In a message dated 2/15/02 10:35:03 AM Mountain Standard Time,
> One last thought about giving up on Gen 1 as a fair historical/scientific
> account. A lot of people for a long time thought that it was a creation
> account. It, arguably, presents itself as a creation account. I want to be
> very sure that it's not before giving up. I don't want to force more
> chronology on the text than it is trying to present.
First, thanks for your apology to the group earlier today. I can imagine
that when you've worked on something and then present it to a new audience
and don't get the response you hoped for, it can be easy to get frustrated
and start pushing too hard. Particularly on the Internet, where belligerence
is the norm in many discussion groups (we try to do better here, with
imperfect success) and it is easy to forget that there are real people, made
in God's image, on the receiving end of the electrons. We all fall short
there sometimes. Recognizing that and apologizing shows maturity.
There's hope for you yet ... now if we could just get you to read a book or
two ... :-)
Anyway, I wanted to comment on a key phrase in what you wrote above. That is
the description of deciding not to read Genesis 1 as a science text as
"giving up." Is it "giving up" if we decide that the parable of the sower is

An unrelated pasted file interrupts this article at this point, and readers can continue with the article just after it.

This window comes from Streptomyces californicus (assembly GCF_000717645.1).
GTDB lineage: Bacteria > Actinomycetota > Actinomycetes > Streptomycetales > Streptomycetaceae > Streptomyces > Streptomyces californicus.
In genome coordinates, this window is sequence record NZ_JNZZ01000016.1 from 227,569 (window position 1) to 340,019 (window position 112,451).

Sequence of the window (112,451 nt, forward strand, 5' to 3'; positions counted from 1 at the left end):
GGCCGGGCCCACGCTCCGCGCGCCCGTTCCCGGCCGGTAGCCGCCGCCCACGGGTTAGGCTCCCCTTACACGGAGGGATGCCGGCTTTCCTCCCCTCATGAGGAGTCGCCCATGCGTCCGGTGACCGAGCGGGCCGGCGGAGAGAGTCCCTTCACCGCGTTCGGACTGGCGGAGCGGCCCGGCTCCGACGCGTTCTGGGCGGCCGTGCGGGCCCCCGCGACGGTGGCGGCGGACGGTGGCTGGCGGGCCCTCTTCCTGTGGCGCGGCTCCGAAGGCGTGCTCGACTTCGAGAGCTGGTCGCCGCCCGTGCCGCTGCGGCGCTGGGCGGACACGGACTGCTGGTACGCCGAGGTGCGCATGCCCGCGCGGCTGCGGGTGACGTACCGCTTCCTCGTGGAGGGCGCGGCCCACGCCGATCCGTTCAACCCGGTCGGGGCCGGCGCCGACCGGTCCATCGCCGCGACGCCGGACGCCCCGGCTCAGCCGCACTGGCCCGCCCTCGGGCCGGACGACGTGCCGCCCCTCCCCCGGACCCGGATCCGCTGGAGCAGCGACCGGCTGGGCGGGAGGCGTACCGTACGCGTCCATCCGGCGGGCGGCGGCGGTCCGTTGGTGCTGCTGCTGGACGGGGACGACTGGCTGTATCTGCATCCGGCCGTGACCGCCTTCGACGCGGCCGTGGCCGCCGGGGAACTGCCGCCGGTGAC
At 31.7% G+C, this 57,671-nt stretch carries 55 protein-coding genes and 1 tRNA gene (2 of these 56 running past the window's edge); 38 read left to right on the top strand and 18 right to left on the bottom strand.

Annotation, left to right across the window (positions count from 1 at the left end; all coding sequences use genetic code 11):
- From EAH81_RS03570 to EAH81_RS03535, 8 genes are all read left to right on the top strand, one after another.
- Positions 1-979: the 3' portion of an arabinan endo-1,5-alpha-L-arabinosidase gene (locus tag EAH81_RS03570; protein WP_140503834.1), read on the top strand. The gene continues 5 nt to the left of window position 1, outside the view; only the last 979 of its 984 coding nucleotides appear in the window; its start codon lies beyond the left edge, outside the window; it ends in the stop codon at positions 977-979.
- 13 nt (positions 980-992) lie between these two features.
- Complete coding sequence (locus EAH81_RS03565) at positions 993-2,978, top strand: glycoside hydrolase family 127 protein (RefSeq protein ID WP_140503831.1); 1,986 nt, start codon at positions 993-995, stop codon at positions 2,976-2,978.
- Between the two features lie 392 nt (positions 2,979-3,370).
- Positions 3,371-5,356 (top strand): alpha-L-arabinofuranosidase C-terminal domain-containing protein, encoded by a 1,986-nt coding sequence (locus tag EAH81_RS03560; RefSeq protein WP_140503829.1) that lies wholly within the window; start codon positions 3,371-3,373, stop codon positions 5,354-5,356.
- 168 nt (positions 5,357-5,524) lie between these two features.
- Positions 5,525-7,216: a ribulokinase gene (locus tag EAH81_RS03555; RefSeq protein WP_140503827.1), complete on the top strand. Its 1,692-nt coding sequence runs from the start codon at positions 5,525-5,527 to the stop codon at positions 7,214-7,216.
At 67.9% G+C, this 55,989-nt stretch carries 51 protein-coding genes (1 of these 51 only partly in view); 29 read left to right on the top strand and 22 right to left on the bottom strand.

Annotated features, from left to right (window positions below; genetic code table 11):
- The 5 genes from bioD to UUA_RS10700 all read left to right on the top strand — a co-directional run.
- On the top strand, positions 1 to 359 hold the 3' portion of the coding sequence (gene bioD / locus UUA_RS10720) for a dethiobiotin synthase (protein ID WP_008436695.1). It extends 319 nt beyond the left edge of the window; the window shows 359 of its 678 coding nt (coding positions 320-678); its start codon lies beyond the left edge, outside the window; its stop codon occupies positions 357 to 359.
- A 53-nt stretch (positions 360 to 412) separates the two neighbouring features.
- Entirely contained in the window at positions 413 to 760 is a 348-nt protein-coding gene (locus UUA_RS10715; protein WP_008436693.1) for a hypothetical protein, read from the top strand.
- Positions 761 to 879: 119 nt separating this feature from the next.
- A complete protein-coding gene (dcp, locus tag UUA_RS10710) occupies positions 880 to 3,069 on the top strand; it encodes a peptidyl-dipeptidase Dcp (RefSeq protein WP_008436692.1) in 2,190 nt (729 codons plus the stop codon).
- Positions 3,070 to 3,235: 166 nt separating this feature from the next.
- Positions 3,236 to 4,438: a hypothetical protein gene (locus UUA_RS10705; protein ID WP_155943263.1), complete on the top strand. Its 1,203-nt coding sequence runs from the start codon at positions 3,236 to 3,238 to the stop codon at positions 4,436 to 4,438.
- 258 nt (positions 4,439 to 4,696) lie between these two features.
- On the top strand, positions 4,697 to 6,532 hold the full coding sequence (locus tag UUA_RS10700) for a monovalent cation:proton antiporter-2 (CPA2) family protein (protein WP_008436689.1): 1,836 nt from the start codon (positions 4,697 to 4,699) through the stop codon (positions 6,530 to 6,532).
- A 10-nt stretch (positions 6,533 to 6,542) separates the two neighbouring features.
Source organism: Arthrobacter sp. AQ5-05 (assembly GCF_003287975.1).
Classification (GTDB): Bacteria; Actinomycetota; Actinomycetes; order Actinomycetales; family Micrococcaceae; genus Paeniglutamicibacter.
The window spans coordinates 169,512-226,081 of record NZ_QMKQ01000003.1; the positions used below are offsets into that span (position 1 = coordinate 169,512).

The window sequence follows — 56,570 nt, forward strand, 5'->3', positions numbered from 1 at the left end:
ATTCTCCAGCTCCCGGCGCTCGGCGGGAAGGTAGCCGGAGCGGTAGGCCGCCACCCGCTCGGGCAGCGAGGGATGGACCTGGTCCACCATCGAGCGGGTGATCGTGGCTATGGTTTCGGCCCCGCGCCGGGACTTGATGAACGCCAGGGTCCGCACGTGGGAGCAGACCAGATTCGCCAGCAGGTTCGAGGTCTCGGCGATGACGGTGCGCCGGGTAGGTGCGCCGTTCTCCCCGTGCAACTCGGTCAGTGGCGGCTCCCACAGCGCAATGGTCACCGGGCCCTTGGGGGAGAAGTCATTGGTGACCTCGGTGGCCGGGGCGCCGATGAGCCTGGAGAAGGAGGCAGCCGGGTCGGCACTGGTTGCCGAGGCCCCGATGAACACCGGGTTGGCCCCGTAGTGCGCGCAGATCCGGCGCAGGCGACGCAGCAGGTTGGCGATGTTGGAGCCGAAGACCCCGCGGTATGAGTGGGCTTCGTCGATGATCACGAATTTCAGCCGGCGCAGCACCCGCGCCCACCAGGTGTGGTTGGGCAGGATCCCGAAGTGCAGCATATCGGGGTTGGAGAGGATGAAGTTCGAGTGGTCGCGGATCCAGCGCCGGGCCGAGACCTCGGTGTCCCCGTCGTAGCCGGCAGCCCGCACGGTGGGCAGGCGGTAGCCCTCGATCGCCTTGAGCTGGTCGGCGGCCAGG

telling us about response to the Gospel rather than about agriculture? Is it
"giving up" if we decide that the story of the Good Samaritan is not intended
to be a crime report? I would call that "letting the Bible be the Bible" in
reading the passage according to its context and purpose, rather than
imposing some modern ideas of scientific reporting that would have been
foreign to Moses.
Sometimes it seems like people think it is "better" if Genesis 1 can be made
to work as a scientific text, and that if it is "only" a theological message
in language that uses the prescientific concepts of the time, that is a
disappointment. That position basically says that teaching figuratively
(rather than the modern scientific style that some people want) is a
second-rate way of conveying truth. That position is exploded if one
considers the way Jesus taught -- I don't think we can call him a second-rate
teacher. Nor is there anything second-rate about the powerful communication
of the doctrine of creation (as George noted, in the more important
*theological* sense of "creation") in Genesis 1.
Dr. Allan H. Harvey, Boulder, Colorado | SteamDoc@aol.com
"Any opinions expressed here are mine, and should not be
attributed to my employer, my wife, or my cats"
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